In a sign of hardball politics ahead, top Republicans suggested that House Speaker Nancy Pelosi, D-Calif., and Schumer squeezed money into the bill for their own states.

McCarthy said the bill had $100 million to help extend the San Francisco area’s BART commuter rail system south to San Jose. That project was approved previously by the Trump administration and is not in Pelosi’s San Francisco district, a top Democratic aide said.

McCarthy and Senate Minority Leader Mitch McConnell, R-Ky., suggested Schumer had won money for a bridge connecting upstate New York to Canada. A senior Democratic aide said the bill contains $1.5 million for the bridge, which is in the district of Rep. Elise Stefanik, R-N.Y. The aide said it was requested in 2020 by the Trump administration’s Transportation Department, which was headed by Elaine Chao, McConnell’s wife.

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8 thoughts on “GOP rallies solidly against Democrats’ $1.9T virus relief package

  1. A little pork here little pork there. All in the name of a pandemic. What’s a couple more Trillion? I’m sure our great great great grand children will understand.

    1. A reminder the Republican alternative is …. nothing. Except maybe another tax cut for rich donors.

    2. There almost a trillion unspent from previous relief measures, the AP leaves out. Plus the 350 billion to states in this 1.9, has been written so the blue states that have locked down longer would get larger shares of the 350B. It also is not tethered to just covid replenishment, states can bail out poor prior spending habits too.

    3. I used to go to Florida on vacation and I would meet a lot of people in their 50’s that were retired civil servants from NY that were comfortably living on almost or in some cases more than six figure pensions. Yes, they proudly told me about it when I asked them how they could be so young and retired. I never realized that I would be working until the day I die to support people from other states with such ridiculous pension deals. Thank you Joe for bailing them out with my money and theirs not a thing I can do about it.

  2. I was curious about a $15 minimum wage and how that might affect me so unscientifically I simply looked up average wages for McDonalds workers in Indiana and it ranges from $9 to $10/hr for most of the workers and $12-15/hr for management, not including the operations manager whose salaried. I suspect raising the bottom to a $15 minimum would cause them to have to bump people up proportionally because your not going to pay everyone the same lowest amount. There is zero chance of me paying $15 or more for a McDonalds meal or whatever it would be so to me this is a huge problem if they raise this to $15 across the country. Would they just pay all workers $15/hr and no raises, no incentives and no desire to move up or as I suspect would they continue to automate as much as possible and have fewer people working there. Just food for thought (pun intended). It just doesn’t sound like a good idea to me that would help people needing jobs.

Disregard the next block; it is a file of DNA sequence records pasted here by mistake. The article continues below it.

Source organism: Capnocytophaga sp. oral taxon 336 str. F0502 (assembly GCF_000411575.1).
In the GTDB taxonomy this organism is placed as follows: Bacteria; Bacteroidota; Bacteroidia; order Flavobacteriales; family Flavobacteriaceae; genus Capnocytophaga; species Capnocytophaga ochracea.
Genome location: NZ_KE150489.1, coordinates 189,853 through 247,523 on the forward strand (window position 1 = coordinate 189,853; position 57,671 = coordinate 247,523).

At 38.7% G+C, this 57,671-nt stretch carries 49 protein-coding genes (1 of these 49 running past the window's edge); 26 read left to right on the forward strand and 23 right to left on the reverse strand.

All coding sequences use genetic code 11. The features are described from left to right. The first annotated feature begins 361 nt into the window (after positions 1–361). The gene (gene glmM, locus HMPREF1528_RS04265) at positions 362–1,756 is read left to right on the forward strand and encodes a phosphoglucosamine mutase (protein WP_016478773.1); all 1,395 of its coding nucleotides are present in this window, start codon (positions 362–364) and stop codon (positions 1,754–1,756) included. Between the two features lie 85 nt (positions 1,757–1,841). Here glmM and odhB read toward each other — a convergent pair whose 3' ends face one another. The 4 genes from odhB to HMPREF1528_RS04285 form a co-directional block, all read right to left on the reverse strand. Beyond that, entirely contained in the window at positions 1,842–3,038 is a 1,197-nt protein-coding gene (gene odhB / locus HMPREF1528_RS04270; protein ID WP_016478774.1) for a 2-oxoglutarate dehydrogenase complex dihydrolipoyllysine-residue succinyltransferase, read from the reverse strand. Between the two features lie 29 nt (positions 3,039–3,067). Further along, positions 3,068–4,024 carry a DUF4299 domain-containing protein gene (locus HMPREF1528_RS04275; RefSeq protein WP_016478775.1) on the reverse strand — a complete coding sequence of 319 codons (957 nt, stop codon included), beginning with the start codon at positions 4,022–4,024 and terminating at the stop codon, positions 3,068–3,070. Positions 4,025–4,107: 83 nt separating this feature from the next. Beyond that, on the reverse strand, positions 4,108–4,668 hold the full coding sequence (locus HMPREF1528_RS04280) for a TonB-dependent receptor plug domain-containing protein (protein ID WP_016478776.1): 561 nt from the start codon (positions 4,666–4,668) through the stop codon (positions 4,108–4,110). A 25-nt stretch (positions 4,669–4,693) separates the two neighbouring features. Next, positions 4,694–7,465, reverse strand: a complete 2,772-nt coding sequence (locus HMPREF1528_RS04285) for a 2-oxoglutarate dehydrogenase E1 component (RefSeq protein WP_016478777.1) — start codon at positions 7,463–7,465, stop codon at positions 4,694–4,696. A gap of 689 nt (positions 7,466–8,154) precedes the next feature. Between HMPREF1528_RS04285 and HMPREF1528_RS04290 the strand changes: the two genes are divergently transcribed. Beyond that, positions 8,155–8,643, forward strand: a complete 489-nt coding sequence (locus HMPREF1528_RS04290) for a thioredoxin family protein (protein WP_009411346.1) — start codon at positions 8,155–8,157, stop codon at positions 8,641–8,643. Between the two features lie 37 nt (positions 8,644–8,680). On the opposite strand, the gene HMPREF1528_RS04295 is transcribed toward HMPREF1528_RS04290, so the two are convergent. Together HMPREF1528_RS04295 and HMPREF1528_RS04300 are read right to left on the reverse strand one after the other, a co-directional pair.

1. Because it is NOT a good idea. Loss of jobs, increase in costs, increase in prices and those that are the recipients of the increased minimum wage end up with the exact same standard of living with the exception of those who are now unemployed or those who own small businesses who are out of business. $15 an hour is pandering and a tactic to make Republicans who oppose it look bad or the Dems really are that stupid; I will go with the latter.

    2. I agree with you Lance because their is no way this doesn’t eliminate a lot of jobs as people are not going to be willing to pay a lot more for things. I get it that it will not affect all business’s, but their are plenty that it will.